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24.08.15

Spending review will be government’s public health ‘litmus test’ – think tank

The upcoming Spending Review on 25 November will be a “litmus test” of whether the government is committed to investing in public health and prevention, a report by the King’s Fund has said.

Despite public health bulletins featuring “prominently” in the NHS Five Year Forward View – which outlines that a “radical upgrade” of prevention is needed to  safeguard the sustainability of the NHS, the country’s economic prosperity and the population’s health – the government has done little in the way of it so far.

“To date, this narrative has been accompanied by little in the way of tangible policy initiatives, with the government’s only notable intervention being to rule out a tax on sugar when this was suggested by a junior health minister,” the report said.

It described George Osborne’s decision to cut public health budgets by £200m as a “worrying signal” that public health may face further cuts in November.

Earlier this month, councils spoke out against the cuts after a consultation on how they should be applied, saying they made “no economic sense”.

They argued that the savings could force several local authorities to save on money already allocated to long-term contractual health work in the NHS and other organisations – many of which require six-month notice of changes.

Many of the services threatened by public health cuts are also required by law, including tackling alcohol and drug misuse, smoking, obesity, and generally promoting a healthier lifestyle.

At the time, Cllr Lisa Mulherin, Leeds City Council executive member for health and wellbeing, said: “Just as we were starting to see the benefits of targeted public health work in Leeds, with a narrowing gap in health between the poorest and best-off parts of the city, we are losing the opportunity to build on this and reduce future burdens on GPs, hospitals and other health and care services.

“There is an old adage that prevention is better than cure, and that is true not just for individuals but for the public purse. Withdrawing funds from prevention will see both individuals and the services they use having to spend more to cope with the long-term impact of these cuts. That just makes no economic sense.”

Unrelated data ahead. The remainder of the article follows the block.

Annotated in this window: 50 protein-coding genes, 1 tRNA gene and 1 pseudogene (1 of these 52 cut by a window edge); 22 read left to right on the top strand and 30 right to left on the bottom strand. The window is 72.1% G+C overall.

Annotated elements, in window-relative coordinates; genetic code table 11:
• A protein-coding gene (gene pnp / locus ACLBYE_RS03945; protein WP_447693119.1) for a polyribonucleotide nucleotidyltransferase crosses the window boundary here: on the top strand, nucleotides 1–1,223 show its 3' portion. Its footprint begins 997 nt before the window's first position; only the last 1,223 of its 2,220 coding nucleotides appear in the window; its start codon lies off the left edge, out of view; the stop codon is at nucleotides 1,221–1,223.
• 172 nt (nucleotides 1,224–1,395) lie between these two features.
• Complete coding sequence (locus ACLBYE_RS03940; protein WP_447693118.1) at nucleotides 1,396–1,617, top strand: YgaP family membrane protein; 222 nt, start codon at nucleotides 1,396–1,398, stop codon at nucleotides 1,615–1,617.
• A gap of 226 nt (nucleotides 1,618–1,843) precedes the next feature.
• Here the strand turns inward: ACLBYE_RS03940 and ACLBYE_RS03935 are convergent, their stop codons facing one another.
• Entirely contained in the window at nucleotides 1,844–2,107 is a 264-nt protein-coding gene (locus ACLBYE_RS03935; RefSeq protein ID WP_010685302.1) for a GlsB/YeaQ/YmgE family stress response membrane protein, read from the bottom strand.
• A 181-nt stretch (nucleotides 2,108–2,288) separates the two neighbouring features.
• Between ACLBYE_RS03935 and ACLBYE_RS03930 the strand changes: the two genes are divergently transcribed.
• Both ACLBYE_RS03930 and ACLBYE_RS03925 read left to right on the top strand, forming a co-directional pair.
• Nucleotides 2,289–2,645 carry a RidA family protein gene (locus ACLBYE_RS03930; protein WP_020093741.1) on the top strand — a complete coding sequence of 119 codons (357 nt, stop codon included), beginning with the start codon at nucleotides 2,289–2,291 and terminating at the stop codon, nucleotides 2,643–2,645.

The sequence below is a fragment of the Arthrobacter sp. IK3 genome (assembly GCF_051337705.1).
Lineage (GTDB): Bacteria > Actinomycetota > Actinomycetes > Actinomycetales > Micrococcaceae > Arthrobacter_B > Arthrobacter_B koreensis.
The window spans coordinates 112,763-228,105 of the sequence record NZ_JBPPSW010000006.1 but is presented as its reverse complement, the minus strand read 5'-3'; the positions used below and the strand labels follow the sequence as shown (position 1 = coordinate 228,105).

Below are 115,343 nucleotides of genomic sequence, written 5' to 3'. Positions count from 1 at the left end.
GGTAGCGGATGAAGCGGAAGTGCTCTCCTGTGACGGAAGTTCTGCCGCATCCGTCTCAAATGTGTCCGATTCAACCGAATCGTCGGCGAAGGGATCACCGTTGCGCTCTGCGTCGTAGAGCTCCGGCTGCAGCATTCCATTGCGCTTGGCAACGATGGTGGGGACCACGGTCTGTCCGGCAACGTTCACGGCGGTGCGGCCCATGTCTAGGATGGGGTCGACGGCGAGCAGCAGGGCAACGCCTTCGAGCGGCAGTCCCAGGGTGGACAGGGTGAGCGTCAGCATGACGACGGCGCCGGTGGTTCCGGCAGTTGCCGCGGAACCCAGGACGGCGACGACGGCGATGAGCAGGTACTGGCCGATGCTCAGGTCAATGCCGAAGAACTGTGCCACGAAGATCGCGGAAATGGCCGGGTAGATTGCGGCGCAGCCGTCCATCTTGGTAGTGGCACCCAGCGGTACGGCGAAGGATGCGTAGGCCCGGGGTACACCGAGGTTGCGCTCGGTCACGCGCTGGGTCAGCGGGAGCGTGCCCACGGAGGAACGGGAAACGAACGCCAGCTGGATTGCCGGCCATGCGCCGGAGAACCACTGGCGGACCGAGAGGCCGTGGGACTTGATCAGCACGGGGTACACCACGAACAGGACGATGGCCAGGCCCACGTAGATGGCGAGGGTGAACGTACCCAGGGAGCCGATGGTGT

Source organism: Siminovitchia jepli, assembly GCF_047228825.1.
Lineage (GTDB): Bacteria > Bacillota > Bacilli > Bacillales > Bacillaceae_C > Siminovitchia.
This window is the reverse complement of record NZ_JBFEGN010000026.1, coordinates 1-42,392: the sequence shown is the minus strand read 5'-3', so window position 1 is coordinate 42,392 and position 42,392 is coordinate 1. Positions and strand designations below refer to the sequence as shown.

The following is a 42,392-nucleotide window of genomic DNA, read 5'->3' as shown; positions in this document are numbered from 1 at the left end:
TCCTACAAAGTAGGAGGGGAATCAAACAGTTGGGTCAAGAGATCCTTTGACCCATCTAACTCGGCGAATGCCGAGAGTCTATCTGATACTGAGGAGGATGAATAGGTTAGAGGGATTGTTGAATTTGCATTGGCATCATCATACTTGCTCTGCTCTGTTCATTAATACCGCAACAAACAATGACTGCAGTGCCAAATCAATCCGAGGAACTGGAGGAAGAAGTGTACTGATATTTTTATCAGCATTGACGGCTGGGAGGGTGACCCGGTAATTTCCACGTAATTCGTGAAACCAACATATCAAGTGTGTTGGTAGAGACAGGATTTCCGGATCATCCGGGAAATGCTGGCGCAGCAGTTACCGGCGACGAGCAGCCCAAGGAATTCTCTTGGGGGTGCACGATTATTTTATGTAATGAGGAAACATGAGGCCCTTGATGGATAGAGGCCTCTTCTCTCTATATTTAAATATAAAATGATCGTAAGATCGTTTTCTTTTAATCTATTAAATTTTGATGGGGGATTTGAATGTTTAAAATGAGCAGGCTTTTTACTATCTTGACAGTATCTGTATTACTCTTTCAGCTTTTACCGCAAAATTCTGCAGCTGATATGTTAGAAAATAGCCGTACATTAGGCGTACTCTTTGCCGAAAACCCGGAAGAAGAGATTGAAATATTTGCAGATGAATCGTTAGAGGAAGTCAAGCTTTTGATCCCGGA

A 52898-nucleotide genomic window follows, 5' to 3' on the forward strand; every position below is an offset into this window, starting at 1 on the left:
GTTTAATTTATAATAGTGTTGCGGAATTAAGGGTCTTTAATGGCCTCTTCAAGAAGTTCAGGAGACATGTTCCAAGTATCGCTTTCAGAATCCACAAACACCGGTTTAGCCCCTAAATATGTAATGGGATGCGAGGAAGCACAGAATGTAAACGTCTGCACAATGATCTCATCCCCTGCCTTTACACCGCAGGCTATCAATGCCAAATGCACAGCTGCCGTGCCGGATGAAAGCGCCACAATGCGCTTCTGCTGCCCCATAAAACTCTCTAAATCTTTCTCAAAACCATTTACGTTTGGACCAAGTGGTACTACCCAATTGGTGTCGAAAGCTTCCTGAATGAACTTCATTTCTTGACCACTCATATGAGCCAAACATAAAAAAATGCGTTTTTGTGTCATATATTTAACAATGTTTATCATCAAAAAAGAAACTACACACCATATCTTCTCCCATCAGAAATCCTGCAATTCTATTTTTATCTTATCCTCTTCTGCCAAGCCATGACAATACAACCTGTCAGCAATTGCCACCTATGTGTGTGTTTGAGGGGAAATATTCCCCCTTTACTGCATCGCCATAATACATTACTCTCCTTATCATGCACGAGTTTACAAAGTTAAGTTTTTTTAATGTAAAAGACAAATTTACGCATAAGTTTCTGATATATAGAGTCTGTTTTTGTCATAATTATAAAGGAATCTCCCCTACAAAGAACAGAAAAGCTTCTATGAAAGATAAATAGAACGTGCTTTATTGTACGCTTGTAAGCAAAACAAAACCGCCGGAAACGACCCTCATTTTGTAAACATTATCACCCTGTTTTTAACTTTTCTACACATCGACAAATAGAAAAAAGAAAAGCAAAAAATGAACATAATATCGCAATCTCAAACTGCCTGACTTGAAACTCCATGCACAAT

Cllr Izzi Seccombe, chairman of the LGA’s community wellbeing board, added that councils can only “continue its important work such as reducing smoking or excessive drinking and tackling obesity” if they are “adequately resourced”.

However Duncan Selbie, chief executive of Public Health England, assured that local government had made “significant progress” in improving public health.

He said: “Though the government’s decision is a difficult ask of them, they are best-placed to manage and prioritise resources and I am confident they will with the least possible impact.”

The consultation, which suggests applying cuts either at a flat rate of 6.2% applied to all councils or varied percentages based on different circumstances, is due to close at the end of August.

Public health budgets, which already lie outside the NHS ring-fence, will also face increased pressure as services for children aged 0-5 are transferred to councils in October – thus facing the same cuts.

When the chancellor originally announced cuts to public health (referred to by the Treasury as ‘Department of Health non NHS’), he said the government was “getting on with what we promised”.

“Reducing the deficit – that is how you deliver lasting economic security for working people. For as everyone knows, when it comes to living within your means, the sooner you start the smoother the ride,” he said.

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